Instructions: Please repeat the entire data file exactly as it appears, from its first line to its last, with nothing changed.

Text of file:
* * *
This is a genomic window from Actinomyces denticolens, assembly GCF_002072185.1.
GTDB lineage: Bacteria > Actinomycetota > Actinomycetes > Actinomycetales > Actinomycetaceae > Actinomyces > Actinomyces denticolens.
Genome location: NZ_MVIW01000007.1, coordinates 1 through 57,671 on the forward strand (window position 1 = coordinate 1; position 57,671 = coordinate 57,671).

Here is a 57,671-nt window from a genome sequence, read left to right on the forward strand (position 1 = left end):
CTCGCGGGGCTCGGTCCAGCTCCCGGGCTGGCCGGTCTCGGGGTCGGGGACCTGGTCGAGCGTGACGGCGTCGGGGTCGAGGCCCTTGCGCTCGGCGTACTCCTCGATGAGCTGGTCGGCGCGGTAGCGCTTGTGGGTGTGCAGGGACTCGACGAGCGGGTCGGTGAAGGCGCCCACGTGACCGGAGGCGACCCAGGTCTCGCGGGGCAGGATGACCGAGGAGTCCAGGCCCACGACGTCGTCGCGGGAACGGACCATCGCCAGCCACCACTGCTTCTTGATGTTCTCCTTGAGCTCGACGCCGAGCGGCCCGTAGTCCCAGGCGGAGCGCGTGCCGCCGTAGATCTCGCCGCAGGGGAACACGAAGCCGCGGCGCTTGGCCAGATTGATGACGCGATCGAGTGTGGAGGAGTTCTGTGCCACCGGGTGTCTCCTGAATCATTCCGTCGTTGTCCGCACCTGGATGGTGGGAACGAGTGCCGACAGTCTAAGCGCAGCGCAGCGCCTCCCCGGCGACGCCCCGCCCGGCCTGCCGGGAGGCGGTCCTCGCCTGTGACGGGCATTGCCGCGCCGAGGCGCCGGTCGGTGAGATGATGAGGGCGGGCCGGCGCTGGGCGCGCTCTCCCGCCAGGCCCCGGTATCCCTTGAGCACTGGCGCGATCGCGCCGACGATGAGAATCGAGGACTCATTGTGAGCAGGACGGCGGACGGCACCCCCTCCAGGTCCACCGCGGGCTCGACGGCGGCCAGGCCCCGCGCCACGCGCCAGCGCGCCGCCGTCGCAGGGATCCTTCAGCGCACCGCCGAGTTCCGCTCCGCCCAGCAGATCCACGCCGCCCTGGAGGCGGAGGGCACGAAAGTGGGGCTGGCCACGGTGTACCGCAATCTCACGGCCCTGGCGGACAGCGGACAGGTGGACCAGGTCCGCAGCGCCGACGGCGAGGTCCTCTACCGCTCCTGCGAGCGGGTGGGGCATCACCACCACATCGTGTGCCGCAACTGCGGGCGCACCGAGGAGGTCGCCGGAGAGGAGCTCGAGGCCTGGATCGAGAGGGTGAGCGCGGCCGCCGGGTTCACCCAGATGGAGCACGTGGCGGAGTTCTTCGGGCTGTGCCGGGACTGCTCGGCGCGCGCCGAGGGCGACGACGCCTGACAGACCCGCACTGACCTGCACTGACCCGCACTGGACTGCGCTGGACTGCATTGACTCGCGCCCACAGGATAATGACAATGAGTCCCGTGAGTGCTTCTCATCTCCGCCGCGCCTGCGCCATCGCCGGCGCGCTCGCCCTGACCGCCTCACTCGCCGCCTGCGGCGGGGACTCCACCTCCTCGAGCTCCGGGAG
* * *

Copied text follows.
This is a genomic window from Actinomyces denticolens, assembly GCF_002072185.1.
GTDB lineage: Bacteria > Actinomycetota > Actinomycetes > Actinomycetales > Actinomycetaceae > Actinomyces > Actinomyces denticolens.
Genome location: NZ_MVIW01000007.1, coordinates 1 through 57,671 on the forward strand (window position 1 = coordinate 1; position 57,671 = coordinate 57,671).

Here is a 57,671-nt window from a genome sequence, read left to right on the forward strand (position 1 = left end):
CTCGCGGGGCTCGGTCCAGCTCCCGGGCTGGCCGGTCTCGGGGTCGGGGACCTGGTCGAGCGTGACGGCGTCGGGGTCGAGGCCCTTGCGCTCGGCGTACTCCTCGATGAGCTGGTCGGCGCGGTAGCGCTTGTGGGTGTGCAGGGACTCGACGAGCGGGTCGGTGAAGGCGCCCACGTGACCGGAGGCGACCCAGGTCTCGCGGGGCAGGATGACCGAGGAGTCCAGGCCCACGACGTCGTCGCGGGAACGGACCATCGCCAGCCACCACTGCTTCTTGATGTTCTCCTTGAGCTCGACGCCGAGCGGCCCGTAGTCCCAGGCGGAGCGCGTGCCGCCGTAGATCTCGCCGCAGGGGAACACGAAGCCGCGGCGCTTGGCCAGATTGATGACGCGATCGAGTGTGGAGGAGTTCTGTGCCACCGGGTGTCTCCTGAATCATTCCGTCGTTGTCCGCACCTGGATGGTGGGAACGAGTGCCGACAGTCTAAGCGCAGCGCAGCGCCTCCCCGGCGACGCCCCGCCCGGCCTGCCGGGAGGCGGTCCTCGCCTGTGACGGGCATTGCCGCGCCGAGGCGCCGGTCGGTGAGATGATGAGGGCGGGCCGGCGCTGGGCGCGCTCTCCCGCCAGGCCCCGGTATCCCTTGAGCACTGGCGCGATCGCGCCGACGATGAGAATCGAGGACTCATTGTGAGCAGGACGGCGGACGGCACCCCCTCCAGGTCCACCGCGGGCTCGACGGCGGCCAGGCCCCGCGCCACGCGCCAGCGCGCCGCCGTCGCAGGGATCCTTCAGCGCACCGCCGAGTTCCGCTCCGCCCAGCAGATCCACGCCGCCCTGGAGGCGGAGGGCACGAAAGTGGGGCTGGCCACGGTGTACCGCAATCTCACGGCCCTGGCGGACAGCGGACAGGTGGACCAGGTCCGCAGCGCCGACGGCGAGGTCCTCTACCGCTCCTGCGAGCGGGTGGGGCATCACCACCACATCGTGTGCCGCAACTGCGGGCGCACCGAGGAGGTCGCCGGAGAGGAGCTCGAGGCCTGGATCGAGAGGGTGAGCGCGGCCGCCGGGTTCACCCAGATGGAGCACGTGGCGGAGTTCTTCGGGCTGTGCCGGGACTGCTCGGCGCGCGCCGAGGGCGACGACGCCTGACAGACCCGCACTGACCTGCACTGACCCGCACTGGACTGCGCTGGACTGCATTGACTCGCGCCCACAGGATAATGACAATGAGTCCCGTGAGTGCTTCTCATCTCCGCCGCGCCTGCGCCATCGCCGGCGCGCTCGCCCTGACCGCCTCACTCGCCGCCTGCGGCGGGGACTCCACCTCCTCGAGCTCCGGGAG